YouTube Shorts is a new tool that allows users to produce 60-second or shorter films. This function has swiftly acquired popularity, with millions of users creating and sharing short videos on the platform. But have you ever wondered what the YouTube Shorts algorithm is all about? In this article, we’ll explore how YouTube’s algorithm works to expose Shorts’ content and make it more discoverable.
To begin, it’s critical to recognize that YouTube Shorts is still in its early phases of development, and its algorithm is continually evolving. However, a few crucial elements will likely influence how your Shorts videos are ranked and recommended.
Duration of the Video
According to a graph of 5400 Shorts videos that have been analyzed, most Shorts fall between 20 and 40 seconds in length, with the most popular range being 30-40 seconds. However, the graph also shows that the most views (1.7 million) are garnered by Shorts in the 50-60 second range. This indicates that a Short’s optimal length is between 30 and 60 seconds.
While length is an essential factor, it’s not the only one. Another critical metric to consider is average watch time. This metric shows the average time a viewer spends watching a video. According to another graph, videos with an average watch time of 50 seconds or more receive 4.1 million views, while videos with lower average watch times receive fewer views. This suggests that the key to creating a successful Short is not just length but also the ability to capture and hold viewers’ attention.
It’s worth noting that while longer Shorts tend to perform better, there are outliers in every length category. This means that creators should not let video length limit their creativity or the quality of content.In addition to the length and average watch time, YouTube Shorts’ algorithm considers viewer engagement when prioritizing videos. YouTube has introduced a new metric for Shorts that measures the percentage of viewers who choose to watch a Short versus those who skip it. This metric is similar to the click-through rate (CTR) metric used for desktop videos.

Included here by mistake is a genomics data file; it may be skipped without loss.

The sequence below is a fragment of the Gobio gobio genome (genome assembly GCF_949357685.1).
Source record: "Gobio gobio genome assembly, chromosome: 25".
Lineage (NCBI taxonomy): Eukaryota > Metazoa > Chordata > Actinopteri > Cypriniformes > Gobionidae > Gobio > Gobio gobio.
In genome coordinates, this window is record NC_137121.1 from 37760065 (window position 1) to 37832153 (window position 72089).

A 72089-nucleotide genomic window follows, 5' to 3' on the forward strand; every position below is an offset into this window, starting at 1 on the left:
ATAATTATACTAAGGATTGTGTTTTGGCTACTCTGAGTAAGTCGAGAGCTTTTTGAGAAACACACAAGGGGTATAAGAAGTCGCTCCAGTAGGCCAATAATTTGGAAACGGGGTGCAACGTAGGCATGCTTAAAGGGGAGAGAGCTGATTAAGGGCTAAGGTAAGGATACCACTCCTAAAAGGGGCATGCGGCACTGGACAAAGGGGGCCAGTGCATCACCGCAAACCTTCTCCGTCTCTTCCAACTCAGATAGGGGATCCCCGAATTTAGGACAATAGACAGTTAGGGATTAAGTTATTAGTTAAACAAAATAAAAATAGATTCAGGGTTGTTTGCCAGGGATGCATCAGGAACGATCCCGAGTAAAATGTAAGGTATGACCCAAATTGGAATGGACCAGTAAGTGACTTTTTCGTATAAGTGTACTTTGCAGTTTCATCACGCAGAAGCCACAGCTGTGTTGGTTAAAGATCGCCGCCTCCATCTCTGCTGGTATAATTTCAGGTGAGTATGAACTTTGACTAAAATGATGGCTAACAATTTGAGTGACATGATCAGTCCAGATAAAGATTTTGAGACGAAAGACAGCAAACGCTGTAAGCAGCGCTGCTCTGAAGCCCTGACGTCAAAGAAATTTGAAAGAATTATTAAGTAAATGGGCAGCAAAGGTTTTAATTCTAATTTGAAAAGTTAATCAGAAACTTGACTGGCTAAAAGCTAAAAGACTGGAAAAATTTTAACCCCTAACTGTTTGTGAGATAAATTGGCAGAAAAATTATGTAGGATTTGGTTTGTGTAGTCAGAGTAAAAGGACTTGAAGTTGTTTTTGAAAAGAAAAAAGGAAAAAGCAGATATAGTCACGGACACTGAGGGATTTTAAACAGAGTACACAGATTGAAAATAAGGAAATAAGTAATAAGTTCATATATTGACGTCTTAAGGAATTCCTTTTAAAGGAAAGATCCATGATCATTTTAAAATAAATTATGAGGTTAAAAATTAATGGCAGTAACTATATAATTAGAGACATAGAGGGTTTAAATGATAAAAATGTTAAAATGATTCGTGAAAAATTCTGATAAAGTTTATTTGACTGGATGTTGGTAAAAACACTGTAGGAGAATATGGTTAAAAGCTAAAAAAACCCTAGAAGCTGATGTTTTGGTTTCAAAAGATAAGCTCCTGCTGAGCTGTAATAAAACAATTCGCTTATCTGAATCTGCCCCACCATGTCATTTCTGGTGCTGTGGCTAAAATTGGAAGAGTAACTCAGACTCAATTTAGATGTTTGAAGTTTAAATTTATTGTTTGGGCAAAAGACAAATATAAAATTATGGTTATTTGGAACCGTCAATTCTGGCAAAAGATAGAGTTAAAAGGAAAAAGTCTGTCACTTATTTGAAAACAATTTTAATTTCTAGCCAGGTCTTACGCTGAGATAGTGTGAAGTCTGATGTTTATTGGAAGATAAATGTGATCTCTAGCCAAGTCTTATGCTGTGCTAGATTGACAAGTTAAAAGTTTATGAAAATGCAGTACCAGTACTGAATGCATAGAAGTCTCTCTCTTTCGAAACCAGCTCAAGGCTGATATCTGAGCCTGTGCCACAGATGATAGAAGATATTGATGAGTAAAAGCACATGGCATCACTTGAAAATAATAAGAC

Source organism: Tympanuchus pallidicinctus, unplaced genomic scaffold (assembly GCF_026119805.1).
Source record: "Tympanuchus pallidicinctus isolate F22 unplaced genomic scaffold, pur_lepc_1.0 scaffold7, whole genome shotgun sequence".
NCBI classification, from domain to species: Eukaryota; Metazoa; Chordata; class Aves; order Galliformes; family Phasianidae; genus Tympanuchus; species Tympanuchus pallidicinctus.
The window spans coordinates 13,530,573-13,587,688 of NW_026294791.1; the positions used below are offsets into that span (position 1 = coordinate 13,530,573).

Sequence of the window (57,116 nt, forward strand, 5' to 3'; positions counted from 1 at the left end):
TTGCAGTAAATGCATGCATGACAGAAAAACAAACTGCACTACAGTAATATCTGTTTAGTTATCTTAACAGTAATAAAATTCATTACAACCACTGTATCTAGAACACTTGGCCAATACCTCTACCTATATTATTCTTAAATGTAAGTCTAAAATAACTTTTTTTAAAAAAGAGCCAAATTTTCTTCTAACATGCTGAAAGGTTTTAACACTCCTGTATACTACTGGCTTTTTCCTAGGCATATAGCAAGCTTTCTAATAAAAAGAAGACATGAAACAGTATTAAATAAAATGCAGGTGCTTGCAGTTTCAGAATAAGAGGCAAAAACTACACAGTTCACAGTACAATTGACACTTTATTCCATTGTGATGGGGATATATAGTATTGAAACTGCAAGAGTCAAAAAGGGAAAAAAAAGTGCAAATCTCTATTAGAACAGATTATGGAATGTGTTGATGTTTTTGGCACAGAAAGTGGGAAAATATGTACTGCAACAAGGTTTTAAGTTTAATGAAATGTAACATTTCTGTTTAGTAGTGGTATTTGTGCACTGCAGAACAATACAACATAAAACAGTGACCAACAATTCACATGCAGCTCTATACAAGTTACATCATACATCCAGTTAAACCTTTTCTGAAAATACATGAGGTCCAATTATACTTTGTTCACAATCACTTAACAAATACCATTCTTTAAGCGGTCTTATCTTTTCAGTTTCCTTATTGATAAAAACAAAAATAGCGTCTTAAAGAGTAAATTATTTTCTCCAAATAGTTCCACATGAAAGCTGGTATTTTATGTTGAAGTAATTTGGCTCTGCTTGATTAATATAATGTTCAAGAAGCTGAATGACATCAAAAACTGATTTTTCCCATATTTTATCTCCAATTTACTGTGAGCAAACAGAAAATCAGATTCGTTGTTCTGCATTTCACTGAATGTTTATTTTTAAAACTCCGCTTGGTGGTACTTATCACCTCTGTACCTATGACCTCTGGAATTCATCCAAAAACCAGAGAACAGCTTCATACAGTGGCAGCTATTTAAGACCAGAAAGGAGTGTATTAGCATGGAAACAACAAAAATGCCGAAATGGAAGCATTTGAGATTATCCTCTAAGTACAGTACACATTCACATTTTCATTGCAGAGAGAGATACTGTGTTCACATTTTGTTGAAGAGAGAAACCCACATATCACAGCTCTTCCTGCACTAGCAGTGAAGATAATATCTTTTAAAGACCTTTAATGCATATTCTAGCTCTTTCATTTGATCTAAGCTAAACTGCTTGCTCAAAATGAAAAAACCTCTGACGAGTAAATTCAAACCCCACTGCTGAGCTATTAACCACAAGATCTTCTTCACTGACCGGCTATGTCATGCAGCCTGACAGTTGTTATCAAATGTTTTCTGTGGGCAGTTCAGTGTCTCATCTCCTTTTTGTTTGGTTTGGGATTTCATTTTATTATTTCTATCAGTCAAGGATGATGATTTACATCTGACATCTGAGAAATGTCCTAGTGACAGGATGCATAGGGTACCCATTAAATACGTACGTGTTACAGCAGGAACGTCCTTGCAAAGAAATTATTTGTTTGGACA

When analyzing the watch/skip ratio, we can see that videos with a 60% or lower watch ratio tend to underperform, while videos with a balance between 70% and 90% tend to perform the best. While this metric alone is not a measure of success, it does suggest a correlation between watch ratio and views, making it an essential factor for creators to consider.
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Many content creators believe that Shorts is an effective shortcut when it comes to increasing the subscriber count on YouTube. But is this true? According to research data shown in the graph, we can see the impact of Shorts and long-form videos on increasing subscribers for every 10,000 views. It appears that long-form videos cotribute more to the growth of subscribers per view than Shorts.
However, when we look at channels with at least one million subscribers, Shorts videos show a strong performance in increasing subscribers. We believe this is due to the more engaging messages and attention-grabbing Shorts produced by creators who have already hit one million subscribers. Shorts videos can effectively increase subscriber count compared to the effort and time put into creating them. However, we should remember that having many subscribers on YouTube does not necessarily mean a direct benefit, and there are other important metrics to consider.
Monetization of YouTube Shorts!
Since February 1, 2023, YouTube has activated the option to earn money from Shorts content. Shorts partners can earn revenue from the ads displayed among the videos in the Shorts Feed. This new revenue-sharing model will replace the YouTube Shorts Fund. To start making money from YouTube, you need to be a part of the YouTube Partner Program. You must have at least 1000 subscribers and 4000 hours of watch time within a year. For Shorts, you must reach 10 million views within 90 days and agree to specific monetization modules.
YouTube Shorts payments will be a bit different. Content creators will receive 45% of the revenue generated from the video, and the rest will go to YouTube. This is the opposite of the revenue split for regular YouTube videos. The total income from the Content Creator Pool will be distributed among the content creators based on their share of total views in each country. The new revenue model for Shorts videos yields twice as much revenue per 1000 views as the previous Shorts Fund model.
As YouTube focuses on Shorts, we can expect these prices to increase even further over time. Shorts’ length doesn’t seem to significantly impact the revenue earned per view compared to longer videos. Although video length and views play an essential role in the revenue calculation for longer videos, the graph shows that the duration of Shorts videos does not significantly affect the income earned. YouTube is ready to share this pie by dividing the money earned among content creators.